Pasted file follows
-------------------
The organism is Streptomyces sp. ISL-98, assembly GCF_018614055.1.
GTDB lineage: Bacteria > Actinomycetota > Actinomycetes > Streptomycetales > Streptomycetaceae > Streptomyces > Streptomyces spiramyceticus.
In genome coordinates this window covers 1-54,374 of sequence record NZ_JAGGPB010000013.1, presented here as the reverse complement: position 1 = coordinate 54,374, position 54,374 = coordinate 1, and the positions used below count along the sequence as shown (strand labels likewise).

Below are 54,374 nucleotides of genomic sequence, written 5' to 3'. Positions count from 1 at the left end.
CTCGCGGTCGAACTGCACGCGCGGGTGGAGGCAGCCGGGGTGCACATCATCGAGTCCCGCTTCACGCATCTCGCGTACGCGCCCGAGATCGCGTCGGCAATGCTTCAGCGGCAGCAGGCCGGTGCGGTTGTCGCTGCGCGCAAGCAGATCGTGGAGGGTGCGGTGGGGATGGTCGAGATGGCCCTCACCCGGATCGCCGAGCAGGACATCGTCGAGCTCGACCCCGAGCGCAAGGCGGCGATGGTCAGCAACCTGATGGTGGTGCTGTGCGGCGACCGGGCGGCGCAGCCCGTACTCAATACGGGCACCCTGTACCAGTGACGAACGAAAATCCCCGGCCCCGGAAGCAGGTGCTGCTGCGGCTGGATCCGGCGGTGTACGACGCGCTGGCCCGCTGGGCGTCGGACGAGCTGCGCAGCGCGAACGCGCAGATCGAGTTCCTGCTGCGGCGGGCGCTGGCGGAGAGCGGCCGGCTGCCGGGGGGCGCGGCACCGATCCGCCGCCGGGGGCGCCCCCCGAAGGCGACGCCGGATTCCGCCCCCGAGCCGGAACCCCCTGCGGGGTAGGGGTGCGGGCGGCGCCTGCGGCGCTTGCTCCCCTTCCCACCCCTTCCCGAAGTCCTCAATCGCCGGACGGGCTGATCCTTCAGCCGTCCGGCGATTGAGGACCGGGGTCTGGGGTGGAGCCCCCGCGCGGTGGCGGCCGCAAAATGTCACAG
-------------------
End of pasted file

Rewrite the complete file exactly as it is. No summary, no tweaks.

The organism is Streptomyces sp. ISL-98, assembly GCF_018614055.1.
GTDB lineage: Bacteria > Actinomycetota > Actinomycetes > Streptomycetales > Streptomycetaceae > Streptomyces > Streptomyces spiramyceticus.
In genome coordinates this window covers 1-54,374 of sequence record NZ_JAGGPB010000013.1, presented here as the reverse complement: position 1 = coordinate 54,374, position 54,374 = coordinate 1, and the positions used below count along the sequence as shown (strand labels likewise).

Below are 54,374 nucleotides of genomic sequence, written 5' to 3'. Positions count from 1 at the left end.
CTCGCGGTCGAACTGCACGCGCGGGTGGAGGCAGCCGGGGTGCACATCATCGAGTCCCGCTTCACGCATCTCGCGTACGCGCCCGAGATCGCGTCGGCAATGCTTCAGCGGCAGCAGGCCGGTGCGGTTGTCGCTGCGCGCAAGCAGATCGTGGAGGGTGCGGTGGGGATGGTCGAGATGGCCCTCACCCGGATCGCCGAGCAGGACATCGTCGAGCTCGACCCCGAGCGCAAGGCGGCGATGGTCAGCAACCTGATGGTGGTGCTGTGCGGCGACCGGGCGGCGCAGCCCGTACTCAATACGGGCACCCTGTACCAGTGACGAACGAAAATCCCCGGCCCCGGAAGCAGGTGCTGCTGCGGCTGGATCCGGCGGTGTACGACGCGCTGGCCCGCTGGGCGTCGGACGAGCTGCGCAGCGCGAACGCGCAGATCGAGTTCCTGCTGCGGCGGGCGCTGGCGGAGAGCGGCCGGCTGCCGGGGGGCGCGGCACCGATCCGCCGCCGGGGGCGCCCCCCGAAGGCGACGCCGGATTCCGCCCCCGAGCCGGAACCCCCTGCGGGGTAGGGGTGCGGGCGGCGCCTGCGGCGCTTGCTCCCCTTCCCACCCCTTCCCGAAGTCCTCAATCGCCGGACGGGCTGATCCTTCAGCCGTCCGGCGATTGAGGACCGGGGTCTGGGGTGGAGCCCCCGCGCGGTGGCGGCCGCAAAATGTCACAG